Telehealth is the Rare Healthcare Issue that Enjoys Widespread Support

Updated on April 25, 2021

By Wayne Meng, Founder and CEO, RemetricHealth

At first glance, the news that the federal public health emergency will remain in place through the remainder of 2021 might seem like a bad sign for hopes of quickly beating back COVID-19 and finally returning to normal. But it’s also good news for the continued growth of telehealth, and for patients.

Norris Cochran, the acting secretary of the U.S. Department of Health and Human Services, made the announcement in a letter to state governors in late January. The public health emergency has helped pave the way for increased adoption of telehealth services by waiving certain rules during the pandemic and establishing reimbursements for providers who offer telehealth services.

The news adds to an additional $250 million Congress has made available as a Round 2 of funding for the Federal Communications Commission’s COVID-19 Telehealth program and $200 million through the federal CARES Act in March 2020. And it’s the latest sign that telehealth and virtual care are here to stay and will only play a growing role in healthcare in the coming years.

Telehealth is finding that rare middle ground in healthcare, with support from providers and patients alike.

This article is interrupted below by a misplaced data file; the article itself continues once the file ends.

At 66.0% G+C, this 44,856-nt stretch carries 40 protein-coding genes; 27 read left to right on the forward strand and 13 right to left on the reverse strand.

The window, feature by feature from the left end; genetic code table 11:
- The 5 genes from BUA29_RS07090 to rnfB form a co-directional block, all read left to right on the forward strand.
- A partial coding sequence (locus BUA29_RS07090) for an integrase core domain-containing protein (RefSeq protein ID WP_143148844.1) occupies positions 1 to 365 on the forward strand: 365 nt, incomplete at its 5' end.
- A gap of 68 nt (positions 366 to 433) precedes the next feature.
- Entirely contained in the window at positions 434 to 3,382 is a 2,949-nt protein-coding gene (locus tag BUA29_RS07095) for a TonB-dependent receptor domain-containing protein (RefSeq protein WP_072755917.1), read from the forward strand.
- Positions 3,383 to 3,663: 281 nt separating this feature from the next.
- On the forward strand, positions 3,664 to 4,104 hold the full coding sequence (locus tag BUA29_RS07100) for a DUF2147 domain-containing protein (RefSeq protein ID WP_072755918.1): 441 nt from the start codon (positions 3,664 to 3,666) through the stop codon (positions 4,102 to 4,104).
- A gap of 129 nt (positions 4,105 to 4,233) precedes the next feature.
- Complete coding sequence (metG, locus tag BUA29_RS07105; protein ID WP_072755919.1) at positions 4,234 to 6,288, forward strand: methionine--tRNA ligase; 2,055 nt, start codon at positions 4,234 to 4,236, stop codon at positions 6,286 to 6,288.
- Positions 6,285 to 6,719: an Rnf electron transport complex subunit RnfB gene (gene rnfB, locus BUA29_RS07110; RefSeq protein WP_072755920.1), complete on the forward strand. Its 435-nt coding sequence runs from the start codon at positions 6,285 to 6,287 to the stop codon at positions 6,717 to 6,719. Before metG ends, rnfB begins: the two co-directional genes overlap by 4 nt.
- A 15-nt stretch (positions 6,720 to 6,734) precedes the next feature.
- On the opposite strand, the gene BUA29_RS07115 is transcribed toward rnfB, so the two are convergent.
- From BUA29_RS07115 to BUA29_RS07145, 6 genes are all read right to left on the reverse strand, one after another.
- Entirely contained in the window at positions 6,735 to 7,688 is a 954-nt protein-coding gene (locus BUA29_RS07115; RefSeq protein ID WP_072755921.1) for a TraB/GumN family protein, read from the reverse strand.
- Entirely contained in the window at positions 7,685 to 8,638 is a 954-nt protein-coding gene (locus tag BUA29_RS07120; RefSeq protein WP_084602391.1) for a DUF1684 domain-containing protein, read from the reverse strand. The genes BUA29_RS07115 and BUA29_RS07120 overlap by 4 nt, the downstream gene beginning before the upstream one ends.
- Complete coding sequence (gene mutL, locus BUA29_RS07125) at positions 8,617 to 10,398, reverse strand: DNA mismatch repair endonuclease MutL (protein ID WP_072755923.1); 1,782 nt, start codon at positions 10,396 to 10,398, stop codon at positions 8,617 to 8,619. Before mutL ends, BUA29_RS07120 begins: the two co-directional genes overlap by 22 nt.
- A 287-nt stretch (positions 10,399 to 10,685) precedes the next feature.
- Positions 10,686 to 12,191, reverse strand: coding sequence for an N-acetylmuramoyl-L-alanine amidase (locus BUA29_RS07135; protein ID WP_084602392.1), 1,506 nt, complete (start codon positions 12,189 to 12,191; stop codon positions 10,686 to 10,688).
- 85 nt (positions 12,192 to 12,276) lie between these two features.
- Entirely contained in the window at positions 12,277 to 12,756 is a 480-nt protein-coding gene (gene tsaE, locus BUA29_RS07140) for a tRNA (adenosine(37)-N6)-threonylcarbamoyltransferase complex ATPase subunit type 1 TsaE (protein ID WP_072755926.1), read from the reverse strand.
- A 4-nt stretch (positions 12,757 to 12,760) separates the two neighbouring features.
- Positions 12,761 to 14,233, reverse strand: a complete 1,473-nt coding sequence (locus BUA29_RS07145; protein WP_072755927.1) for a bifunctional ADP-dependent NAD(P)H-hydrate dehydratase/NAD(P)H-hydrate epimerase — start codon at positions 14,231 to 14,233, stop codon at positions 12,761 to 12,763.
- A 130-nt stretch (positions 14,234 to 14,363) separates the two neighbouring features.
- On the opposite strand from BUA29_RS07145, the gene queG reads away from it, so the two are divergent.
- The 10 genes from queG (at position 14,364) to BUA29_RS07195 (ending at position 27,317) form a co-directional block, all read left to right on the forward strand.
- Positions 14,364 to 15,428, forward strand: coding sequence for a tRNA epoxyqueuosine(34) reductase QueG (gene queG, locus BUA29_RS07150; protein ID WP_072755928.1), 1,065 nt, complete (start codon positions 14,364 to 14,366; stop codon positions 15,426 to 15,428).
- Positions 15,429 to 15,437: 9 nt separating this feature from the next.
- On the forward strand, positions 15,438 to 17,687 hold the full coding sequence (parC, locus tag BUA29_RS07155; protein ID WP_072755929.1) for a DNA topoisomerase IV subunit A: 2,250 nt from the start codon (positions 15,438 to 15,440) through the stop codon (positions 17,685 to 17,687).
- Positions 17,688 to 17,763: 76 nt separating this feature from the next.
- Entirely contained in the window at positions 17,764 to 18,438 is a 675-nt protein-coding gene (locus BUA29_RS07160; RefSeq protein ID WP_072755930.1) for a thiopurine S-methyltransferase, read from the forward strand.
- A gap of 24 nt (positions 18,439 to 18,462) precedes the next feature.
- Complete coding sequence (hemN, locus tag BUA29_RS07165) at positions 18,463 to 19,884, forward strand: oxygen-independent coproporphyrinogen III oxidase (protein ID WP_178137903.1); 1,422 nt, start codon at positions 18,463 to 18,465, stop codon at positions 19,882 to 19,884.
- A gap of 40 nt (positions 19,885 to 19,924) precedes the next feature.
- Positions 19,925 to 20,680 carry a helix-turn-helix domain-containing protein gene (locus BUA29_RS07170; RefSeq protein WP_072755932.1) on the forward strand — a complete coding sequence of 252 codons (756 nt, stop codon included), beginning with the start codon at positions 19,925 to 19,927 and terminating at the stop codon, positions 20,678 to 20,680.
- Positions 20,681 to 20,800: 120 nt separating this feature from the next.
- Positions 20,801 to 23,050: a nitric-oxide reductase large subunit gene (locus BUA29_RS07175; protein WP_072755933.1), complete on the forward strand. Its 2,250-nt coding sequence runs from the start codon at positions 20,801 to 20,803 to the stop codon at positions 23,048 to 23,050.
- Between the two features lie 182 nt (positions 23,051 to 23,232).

In a statement delivered in March to a U.S. House subcommittee, the American Hospital Association voiced strong support for telehealth as “a critical way for patients to continue to access needed care” during the pandemic. It outlined a number of measures lawmakers could take to ensure that the shift toward more telehealth outlives the public health emergency.  

Among other benefits, the AHA said telehealth was helping patients access more specialists. “One example of the impact made by these flexibilities comes from a hospital member who reported a 10-fold increase in access to specialists while reaching 39% more ZIP codes in their state using telehealth,” the organization said. “They also received extremely high patient satisfaction ratings; one such patient, a farmer, relayed how he conducted a visit with his physician via his smartphone while on his tractor, a process that would normally take three hours if in person.”